NZ Bent Spoon to Pharmacy Council

NZ bentspoon 2

The Pharmacy Council has been awarded the 2015 Bent Spoon Award from the NZ Skeptics for proposing a change to its Code of Ethics that would allow the sale of healthcare products that have not been shown to work.

The Pharmacy Council is responsible under the Health Practitioners Competence Assurance Act for setting standards of ethical conduct for pharmacists in New Zealand. Section 6.9 of its 2011 Code of Ethics states that pharmacists can only supply or promote products where there is no reason to doubt their quality or safety, and when there is credible evidence of efficacy.

Groups such as the NZ Skeptics and the Society for Science Based Healthcare have identified pharmacies selling unproven “remedies” such as homeopathy, and put pressure on the Pharmacy Council to enforce their Code of Ethics. In response, and rather than clamping down on the sale of such products, in August 2015 the Pharmacy Council proposed to change the wording of its code. This proposed change would allow the sale of “complementary therapies” that are not supported by credible evidence of efficacy.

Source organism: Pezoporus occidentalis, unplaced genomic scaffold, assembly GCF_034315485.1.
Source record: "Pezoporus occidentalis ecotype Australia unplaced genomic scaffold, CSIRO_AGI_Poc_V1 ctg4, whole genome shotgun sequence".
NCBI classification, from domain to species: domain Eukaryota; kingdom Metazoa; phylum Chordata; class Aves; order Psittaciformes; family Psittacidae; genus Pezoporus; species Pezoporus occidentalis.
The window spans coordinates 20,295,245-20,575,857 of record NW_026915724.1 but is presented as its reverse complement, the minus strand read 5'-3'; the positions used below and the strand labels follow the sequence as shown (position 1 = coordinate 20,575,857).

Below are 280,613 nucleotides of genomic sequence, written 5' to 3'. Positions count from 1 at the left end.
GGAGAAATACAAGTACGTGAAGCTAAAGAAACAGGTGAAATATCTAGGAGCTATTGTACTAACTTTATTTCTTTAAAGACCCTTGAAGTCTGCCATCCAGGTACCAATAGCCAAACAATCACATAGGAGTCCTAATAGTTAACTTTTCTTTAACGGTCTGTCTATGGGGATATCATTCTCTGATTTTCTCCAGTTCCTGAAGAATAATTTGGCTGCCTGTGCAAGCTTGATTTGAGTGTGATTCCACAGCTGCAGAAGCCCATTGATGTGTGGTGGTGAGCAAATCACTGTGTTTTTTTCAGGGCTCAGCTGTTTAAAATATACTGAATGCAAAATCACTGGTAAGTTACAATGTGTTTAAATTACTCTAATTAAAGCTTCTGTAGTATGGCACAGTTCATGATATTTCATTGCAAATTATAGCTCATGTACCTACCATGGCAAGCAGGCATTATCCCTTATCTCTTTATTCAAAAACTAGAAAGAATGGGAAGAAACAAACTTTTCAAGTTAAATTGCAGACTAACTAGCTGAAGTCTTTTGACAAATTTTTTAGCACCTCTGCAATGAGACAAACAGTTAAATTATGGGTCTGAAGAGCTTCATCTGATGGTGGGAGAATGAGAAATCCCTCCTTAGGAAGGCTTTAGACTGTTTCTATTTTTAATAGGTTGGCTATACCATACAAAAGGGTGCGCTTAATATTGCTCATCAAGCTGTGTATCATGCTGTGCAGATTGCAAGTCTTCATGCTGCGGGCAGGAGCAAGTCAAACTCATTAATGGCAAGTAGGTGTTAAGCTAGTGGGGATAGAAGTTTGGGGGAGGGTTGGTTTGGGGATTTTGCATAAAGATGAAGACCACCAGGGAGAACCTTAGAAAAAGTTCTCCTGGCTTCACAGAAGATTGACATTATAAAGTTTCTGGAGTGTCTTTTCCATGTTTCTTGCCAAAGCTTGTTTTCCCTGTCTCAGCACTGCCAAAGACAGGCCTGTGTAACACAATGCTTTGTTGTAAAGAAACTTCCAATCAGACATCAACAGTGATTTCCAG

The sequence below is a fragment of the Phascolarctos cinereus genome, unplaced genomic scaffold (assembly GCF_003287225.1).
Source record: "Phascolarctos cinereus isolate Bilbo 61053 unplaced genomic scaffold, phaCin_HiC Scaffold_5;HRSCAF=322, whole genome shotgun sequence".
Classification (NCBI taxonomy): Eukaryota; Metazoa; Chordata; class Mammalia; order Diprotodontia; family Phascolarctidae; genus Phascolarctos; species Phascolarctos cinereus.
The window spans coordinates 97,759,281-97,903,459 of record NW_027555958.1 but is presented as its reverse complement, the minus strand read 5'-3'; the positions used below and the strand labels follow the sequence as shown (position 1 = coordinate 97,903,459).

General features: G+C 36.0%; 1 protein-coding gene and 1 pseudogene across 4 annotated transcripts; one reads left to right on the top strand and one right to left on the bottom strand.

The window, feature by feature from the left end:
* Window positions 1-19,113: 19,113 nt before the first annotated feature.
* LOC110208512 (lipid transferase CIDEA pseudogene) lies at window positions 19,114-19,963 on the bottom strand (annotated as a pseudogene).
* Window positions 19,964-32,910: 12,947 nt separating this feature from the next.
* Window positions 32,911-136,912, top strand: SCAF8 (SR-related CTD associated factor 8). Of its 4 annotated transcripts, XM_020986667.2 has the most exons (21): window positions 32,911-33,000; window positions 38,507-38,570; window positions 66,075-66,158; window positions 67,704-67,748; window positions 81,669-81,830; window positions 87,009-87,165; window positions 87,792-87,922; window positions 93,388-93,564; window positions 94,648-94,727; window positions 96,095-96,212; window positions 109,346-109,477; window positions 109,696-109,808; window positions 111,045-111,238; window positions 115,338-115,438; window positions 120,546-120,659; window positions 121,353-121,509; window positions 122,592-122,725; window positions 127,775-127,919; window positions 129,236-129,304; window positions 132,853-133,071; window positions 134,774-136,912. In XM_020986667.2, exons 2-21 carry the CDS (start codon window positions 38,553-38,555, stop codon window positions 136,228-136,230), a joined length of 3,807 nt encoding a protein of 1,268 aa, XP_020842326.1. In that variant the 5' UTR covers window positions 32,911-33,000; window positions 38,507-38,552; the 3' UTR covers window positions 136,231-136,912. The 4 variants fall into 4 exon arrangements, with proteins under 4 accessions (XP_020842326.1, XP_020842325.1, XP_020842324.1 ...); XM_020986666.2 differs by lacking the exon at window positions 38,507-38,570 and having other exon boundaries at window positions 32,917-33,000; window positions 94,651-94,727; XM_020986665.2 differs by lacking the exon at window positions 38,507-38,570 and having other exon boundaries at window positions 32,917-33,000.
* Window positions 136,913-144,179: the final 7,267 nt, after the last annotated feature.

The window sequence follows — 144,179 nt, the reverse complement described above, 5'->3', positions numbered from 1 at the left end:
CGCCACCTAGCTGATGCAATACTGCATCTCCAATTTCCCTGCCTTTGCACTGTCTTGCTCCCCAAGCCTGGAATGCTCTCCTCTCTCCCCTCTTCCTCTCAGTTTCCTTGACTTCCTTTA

Chair of the NZ Skeptics, Mark Honeychurch, said “It’s disappointing that the Pharmacy Council would even consider that weakening their Code of Ethics is a good solution to the problem they have of non-compliant pharmacists. Surely it makes more sense to educate pharmacists about what is and isn’t ethical to sell, and for the Council to be more effective in policing this section of the code – rather than to change their code to allow unethical behaviour.”

Each year the NZ Skeptics announces the Bent Spoon Award for the New Zealand organisation which has shown the most egregious gullibility or lack of critical thinking on a science-related issue.

Announced at its recent convention, a close runner-up for the Bent Spoon award was TV3’s 3D current events show, with its episode “Cause or Coincidence?” which suggested that the Gardasil vaccine was to blame for two unexplained deaths of New Zealand girls, along with others who have suffered from illnesses after receiving the vaccination.

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